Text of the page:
already exist, such as Ethernet, UDP, GRE, and others. already exist, such as Ethernet, UDP, GRE, and others.
This document describes an MPLS transport encapsulation for the NSH This document describes an MPLS transport encapsulation for the NSH
and how to use a Service Function Forwarder (SFF) [RFC7665] Label to and how to use a Service Function Forwarder (SFF) [RFC7665] Label to
indicate the presence of the NSH in the MPLS packet payload. This indicate the presence of the NSH in the MPLS packet payload. This
allows SFC packets using the NSH to be forwarded between SFFs in an allows SFC packets using the NSH to be forwarded between SFFs in an
MPLS transport network, where MPLS is used to interconnect the MPLS transport network, where MPLS is used to interconnect the
network nodes that contain one or more SFFs. The label is also used network nodes that contain one or more SFFs. The label is also used
to select between multiple SFFs in the destination MPLS node. to select between multiple SFFs in the destination MPLS node.
This encapsulation is equivalent from an SFC perspective to other
transport encapsulations of packets using the NSH. This can be
illustrated by adding an additional line to the example of a next-hop
SPI/SI-to-network overlay network locator mapping in Table 1 of
[RFC8300]:
+------+------+---------------------+-------------------------+
| SPI | SI | Next Hop(s) | Transport Encapsulation |
+------+------+---------------------+-------------------------+
| 25 | 220 | Label 5467 | MPLS |
+------+------+---------------------+-------------------------+
Table 1: Extension to RFC 8300 Table 1
SFF Labels are similar to other service labels at the bottom of an SFF Labels are similar to other service labels at the bottom of an
MPLS label stack that denote the contents of the MPLS payload being MPLS label stack that denote the contents of the MPLS payload being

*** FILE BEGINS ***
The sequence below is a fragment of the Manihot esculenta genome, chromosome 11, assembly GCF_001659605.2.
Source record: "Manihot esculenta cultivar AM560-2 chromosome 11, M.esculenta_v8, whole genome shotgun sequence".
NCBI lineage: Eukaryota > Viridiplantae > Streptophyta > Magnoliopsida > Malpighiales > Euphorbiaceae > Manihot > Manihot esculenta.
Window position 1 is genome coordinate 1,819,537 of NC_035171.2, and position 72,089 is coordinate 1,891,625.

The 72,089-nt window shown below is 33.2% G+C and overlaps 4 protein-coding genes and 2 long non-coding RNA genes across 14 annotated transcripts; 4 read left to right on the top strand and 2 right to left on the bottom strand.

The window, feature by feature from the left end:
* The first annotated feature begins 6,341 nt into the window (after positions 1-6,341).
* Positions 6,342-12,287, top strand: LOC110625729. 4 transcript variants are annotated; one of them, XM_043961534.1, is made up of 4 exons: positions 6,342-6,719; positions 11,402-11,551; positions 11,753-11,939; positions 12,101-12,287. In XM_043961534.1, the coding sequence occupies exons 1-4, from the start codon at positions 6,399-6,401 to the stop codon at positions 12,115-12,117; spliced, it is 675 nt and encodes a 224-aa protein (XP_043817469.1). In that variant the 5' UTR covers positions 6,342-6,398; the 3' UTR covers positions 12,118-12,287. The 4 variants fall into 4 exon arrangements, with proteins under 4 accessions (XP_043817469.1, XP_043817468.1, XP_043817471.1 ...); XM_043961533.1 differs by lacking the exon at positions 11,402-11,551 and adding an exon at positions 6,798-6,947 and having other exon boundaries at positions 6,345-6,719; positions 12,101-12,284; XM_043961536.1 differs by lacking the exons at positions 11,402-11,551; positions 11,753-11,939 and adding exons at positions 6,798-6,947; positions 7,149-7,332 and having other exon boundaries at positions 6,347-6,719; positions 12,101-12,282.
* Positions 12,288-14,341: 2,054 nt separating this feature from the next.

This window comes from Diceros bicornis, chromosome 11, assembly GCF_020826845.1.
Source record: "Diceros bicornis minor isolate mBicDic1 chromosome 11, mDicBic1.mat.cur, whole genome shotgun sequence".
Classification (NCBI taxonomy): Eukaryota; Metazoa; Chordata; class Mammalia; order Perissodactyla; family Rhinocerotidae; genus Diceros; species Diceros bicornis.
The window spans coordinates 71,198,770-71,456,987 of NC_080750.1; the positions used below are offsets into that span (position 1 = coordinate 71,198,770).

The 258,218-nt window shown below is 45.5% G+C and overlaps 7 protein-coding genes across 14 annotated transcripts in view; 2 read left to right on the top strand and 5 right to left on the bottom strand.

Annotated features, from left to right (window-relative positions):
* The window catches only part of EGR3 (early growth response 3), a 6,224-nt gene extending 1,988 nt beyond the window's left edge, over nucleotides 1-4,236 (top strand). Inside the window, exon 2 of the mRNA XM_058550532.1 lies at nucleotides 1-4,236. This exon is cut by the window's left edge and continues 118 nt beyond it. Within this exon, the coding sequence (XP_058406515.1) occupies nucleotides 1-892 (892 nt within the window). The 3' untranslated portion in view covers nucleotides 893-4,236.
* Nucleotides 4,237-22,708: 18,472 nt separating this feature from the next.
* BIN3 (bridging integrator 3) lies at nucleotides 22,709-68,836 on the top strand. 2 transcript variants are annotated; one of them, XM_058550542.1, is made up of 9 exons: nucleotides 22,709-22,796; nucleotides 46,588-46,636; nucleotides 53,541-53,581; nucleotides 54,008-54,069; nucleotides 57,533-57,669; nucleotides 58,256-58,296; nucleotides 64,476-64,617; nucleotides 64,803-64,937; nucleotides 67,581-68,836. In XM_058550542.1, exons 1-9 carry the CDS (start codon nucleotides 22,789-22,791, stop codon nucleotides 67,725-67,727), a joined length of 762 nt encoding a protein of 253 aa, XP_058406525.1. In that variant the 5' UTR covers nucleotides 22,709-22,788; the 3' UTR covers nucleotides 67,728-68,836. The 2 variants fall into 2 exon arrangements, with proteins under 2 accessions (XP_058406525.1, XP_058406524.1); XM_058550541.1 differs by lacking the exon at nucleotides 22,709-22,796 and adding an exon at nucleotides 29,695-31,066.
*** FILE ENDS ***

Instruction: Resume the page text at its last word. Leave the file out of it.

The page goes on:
other than IP, such as a layer 2 pseudowire, an IP packet that is other than a normally routed IP packet, such as a layer 2 pseudowire,
routed in a VPN context with a private address, or an Ethernet an IP packet that is routed in a VPN context with a private address,
virtual private wire service. or an Ethernet virtual private wire service.
This informational document follows well-established MPLS procedures This informational document follows well-established MPLS procedures
and does not require any actions by IANA or any new protocol and does not require any actions by IANA or any new protocol
extensions. extensions.
Note that using the MPLS label stack as a replacement for the SFC Note that using the MPLS label stack as a replacement for the SFC
NSH, covering use cases that do not require per-packet metadata, is NSH, covering use cases that do not require per-packet metadata, is
described elsewhere [I-D.ietf-mpls-sfc]. described elsewhere [I-D.ietf-mpls-sfc].
1.1. Terminology
The key words "MUST", "MUST NOT", "REQUIRED", "SHALL", "SHALL NOT",
"SHOULD", "SHOULD NOT", "RECOMMENDED", "NOT RECOMMENDED", "MAY", and
"OPTIONAL" in this document are to be interpreted as described in BCP
14 [RFC2119] [RFC8174] when, and only when, they appear in all
capitals, as shown here.
2. MPLS Encapsulation Using an SFF Label 2. MPLS Encapsulation Using an SFF Label
The encapsulation is a standard MPLS label stack [RFC3032] with an The encapsulation is a standard MPLS label stack [RFC3032] with an
SFF Label at the bottom of the stack, followed by a NSH as defined by SFF Label at the bottom of the stack, followed by a NSH as defined by
[RFC8300] and the NSH payload. [RFC8300] and the NSH original packet/frame.
Much like a pseudowire label, an SFF Label is allocated by the Much like a pseudowire label, an SFF Label MUST be allocated by the
downstream receiver of the NSH from its per-platform label space. downstream receiver of the NSH from its per-platform label space,
since the meaning of the label is identical independent of which
incoming interface it is received [RFC3031].
If a receiving node supports more than one SFF (i.e, more than one If a receiving node supports more than one SFF (i.e., more than one
SFC forwarding instance), then the SFF Label can be used to select SFC forwarding instance), then the SFF Label can be used to select
the proper SFF, by having the receiving node advertise more than one the proper SFF, by having the receiving node advertise more than one
SFF Label to its upstream sending nodes as appropriate. SFF Label to its upstream sending nodes as appropriate.
The method used by the downstream receiving node to advertise SFF The method used by the downstream receiving node to advertise SFF